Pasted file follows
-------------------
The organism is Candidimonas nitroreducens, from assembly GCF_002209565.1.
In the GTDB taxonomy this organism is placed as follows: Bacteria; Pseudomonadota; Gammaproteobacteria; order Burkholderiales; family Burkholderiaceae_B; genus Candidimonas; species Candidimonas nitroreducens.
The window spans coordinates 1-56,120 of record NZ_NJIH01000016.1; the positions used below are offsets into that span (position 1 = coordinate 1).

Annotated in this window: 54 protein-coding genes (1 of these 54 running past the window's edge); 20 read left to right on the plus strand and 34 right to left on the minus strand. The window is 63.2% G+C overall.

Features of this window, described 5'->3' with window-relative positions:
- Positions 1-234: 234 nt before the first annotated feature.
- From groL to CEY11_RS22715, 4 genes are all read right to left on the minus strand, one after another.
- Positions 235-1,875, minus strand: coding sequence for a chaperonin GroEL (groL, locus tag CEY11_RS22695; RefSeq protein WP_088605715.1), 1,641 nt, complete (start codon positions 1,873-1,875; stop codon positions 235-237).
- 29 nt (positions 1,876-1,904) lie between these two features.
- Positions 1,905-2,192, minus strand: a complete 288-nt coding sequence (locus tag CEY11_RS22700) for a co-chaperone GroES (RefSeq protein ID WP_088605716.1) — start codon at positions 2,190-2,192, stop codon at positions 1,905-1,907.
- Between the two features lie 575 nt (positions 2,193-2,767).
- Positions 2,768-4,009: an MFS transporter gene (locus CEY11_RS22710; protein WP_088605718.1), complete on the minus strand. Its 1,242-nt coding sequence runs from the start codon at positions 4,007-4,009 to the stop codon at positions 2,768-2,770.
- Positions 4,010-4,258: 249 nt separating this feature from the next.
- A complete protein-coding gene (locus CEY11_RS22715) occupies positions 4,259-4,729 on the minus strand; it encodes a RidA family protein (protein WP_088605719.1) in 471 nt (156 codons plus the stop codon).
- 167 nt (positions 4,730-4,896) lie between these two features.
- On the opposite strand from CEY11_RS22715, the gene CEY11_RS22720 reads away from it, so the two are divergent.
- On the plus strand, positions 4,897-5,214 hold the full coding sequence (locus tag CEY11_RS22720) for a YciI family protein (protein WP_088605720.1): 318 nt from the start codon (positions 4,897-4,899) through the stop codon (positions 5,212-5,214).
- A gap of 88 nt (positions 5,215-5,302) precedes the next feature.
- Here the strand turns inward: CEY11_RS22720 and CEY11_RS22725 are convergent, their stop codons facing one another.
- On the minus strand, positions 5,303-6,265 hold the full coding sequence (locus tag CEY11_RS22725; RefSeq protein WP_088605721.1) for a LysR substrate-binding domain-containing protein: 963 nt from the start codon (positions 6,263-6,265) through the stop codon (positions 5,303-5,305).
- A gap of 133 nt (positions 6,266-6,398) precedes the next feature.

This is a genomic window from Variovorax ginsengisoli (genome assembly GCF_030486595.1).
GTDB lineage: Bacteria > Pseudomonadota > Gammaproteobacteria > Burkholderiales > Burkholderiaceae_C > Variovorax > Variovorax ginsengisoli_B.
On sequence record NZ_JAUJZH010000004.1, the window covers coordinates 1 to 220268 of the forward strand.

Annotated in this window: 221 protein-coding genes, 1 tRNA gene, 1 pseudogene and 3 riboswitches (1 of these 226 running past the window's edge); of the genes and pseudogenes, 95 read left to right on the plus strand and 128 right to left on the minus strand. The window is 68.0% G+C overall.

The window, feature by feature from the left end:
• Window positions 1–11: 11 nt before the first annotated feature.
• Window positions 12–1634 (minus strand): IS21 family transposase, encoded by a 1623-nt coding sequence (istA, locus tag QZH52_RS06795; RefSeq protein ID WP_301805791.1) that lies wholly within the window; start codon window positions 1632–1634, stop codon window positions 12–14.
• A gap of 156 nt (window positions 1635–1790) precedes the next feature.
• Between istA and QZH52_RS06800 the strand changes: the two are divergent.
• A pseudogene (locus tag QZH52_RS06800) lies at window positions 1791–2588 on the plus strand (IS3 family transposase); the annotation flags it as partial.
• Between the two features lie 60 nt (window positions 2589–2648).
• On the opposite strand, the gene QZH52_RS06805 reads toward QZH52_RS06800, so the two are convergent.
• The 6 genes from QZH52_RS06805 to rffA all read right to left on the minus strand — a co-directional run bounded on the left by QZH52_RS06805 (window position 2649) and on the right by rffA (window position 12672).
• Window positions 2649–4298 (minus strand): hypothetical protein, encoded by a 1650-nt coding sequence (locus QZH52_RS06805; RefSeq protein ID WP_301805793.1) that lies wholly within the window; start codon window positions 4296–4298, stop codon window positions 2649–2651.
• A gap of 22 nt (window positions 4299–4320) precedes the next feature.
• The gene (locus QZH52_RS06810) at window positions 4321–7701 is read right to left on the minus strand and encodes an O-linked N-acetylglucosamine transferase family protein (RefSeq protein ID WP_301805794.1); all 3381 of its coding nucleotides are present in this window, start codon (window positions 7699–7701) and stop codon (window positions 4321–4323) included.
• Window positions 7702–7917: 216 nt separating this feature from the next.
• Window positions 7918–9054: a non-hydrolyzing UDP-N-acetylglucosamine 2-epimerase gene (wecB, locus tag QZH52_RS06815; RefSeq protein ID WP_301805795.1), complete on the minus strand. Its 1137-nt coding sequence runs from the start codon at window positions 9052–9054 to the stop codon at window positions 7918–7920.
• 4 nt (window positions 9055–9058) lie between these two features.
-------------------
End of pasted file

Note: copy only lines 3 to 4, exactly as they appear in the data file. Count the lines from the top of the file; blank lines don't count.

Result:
The window spans coordinates 1-56,120 of record NZ_NJIH01000016.1; the positions used below are offsets into that span (position 1 = coordinate 1).

Annotated in this window: 54 protein-coding genes (1 of these 54 running past the window's edge); 20 read left to right on the plus strand and 34 right to left on the minus strand. The window is 63.2% G+C overall.